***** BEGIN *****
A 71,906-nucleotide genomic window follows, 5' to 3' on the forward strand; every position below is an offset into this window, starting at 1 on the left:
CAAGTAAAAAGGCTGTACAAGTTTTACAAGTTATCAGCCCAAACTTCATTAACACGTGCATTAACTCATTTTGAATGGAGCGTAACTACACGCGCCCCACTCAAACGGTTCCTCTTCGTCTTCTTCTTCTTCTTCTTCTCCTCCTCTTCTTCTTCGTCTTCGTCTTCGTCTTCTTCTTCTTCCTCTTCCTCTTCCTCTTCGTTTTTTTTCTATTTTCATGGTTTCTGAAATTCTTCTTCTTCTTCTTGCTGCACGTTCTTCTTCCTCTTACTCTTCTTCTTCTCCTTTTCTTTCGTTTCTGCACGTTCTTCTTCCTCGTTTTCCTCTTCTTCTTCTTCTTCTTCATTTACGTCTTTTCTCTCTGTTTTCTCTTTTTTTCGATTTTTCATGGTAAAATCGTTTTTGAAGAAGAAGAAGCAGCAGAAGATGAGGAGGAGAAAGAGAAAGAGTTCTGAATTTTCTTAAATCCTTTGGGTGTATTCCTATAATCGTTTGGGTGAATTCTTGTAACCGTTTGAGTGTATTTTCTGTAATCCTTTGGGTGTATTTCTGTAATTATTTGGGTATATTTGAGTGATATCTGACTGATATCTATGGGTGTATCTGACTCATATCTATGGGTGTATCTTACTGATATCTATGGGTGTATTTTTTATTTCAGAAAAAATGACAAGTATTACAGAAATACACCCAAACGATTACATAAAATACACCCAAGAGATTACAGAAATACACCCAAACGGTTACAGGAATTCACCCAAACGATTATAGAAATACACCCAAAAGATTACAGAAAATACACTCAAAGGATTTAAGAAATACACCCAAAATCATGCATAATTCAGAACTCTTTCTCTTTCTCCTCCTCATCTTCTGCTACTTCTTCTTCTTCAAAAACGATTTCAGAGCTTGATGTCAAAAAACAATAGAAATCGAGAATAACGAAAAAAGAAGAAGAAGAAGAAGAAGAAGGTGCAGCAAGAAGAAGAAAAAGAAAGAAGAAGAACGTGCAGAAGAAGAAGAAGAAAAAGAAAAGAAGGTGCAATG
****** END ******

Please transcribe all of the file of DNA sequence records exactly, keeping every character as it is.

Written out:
A 71,906-nucleotide genomic window follows, 5' to 3' on the forward strand; every position below is an offset into this window, starting at 1 on the left:
CAAGTAAAAAGGCTGTACAAGTTTTACAAGTTATCAGCCCAAACTTCATTAACACGTGCATTAACTCATTTTGAATGGAGCGTAACTACACGCGCCCCACTCAAACGGTTCCTCTTCGTCTTCTTCTTCTTCTTCTTCTCCTCCTCTTCTTCTTCGTCTTCGTCTTCGTCTTCTTCTTCTTCCTCTTCCTCTTCCTCTTCGTTTTTTTTCTATTTTCATGGTTTCTGAAATTCTTCTTCTTCTTCTTGCTGCACGTTCTTCTTCCTCTTACTCTTCTTCTTCTCCTTTTCTTTCGTTTCTGCACGTTCTTCTTCCTCGTTTTCCTCTTCTTCTTCTTCTTCTTCATTTACGTCTTTTCTCTCTGTTTTCTCTTTTTTTCGATTTTTCATGGTAAAATCGTTTTTGAAGAAGAAGAAGCAGCAGAAGATGAGGAGGAGAAAGAGAAAGAGTTCTGAATTTTCTTAAATCCTTTGGGTGTATTCCTATAATCGTTTGGGTGAATTCTTGTAACCGTTTGAGTGTATTTTCTGTAATCCTTTGGGTGTATTTCTGTAATTATTTGGGTATATTTGAGTGATATCTGACTGATATCTATGGGTGTATCTGACTCATATCTATGGGTGTATCTTACTGATATCTATGGGTGTATTTTTTATTTCAGAAAAAATGACAAGTATTACAGAAATACACCCAAACGATTACATAAAATACACCCAAGAGATTACAGAAATACACCCAAACGGTTACAGGAATTCACCCAAACGATTATAGAAATACACCCAAAAGATTACAGAAAATACACTCAAAGGATTTAAGAAATACACCCAAAATCATGCATAATTCAGAACTCTTTCTCTTTCTCCTCCTCATCTTCTGCTACTTCTTCTTCTTCAAAAACGATTTCAGAGCTTGATGTCAAAAAACAATAGAAATCGAGAATAACGAAAAAAGAAGAAGAAGAAGAAGAAGAAGGTGCAGCAAGAAGAAGAAAAAGAAAGAAGAAGAACGTGCAGAAGAAGAAGAAGAAAAAGAAAAGAAGGTGCAATG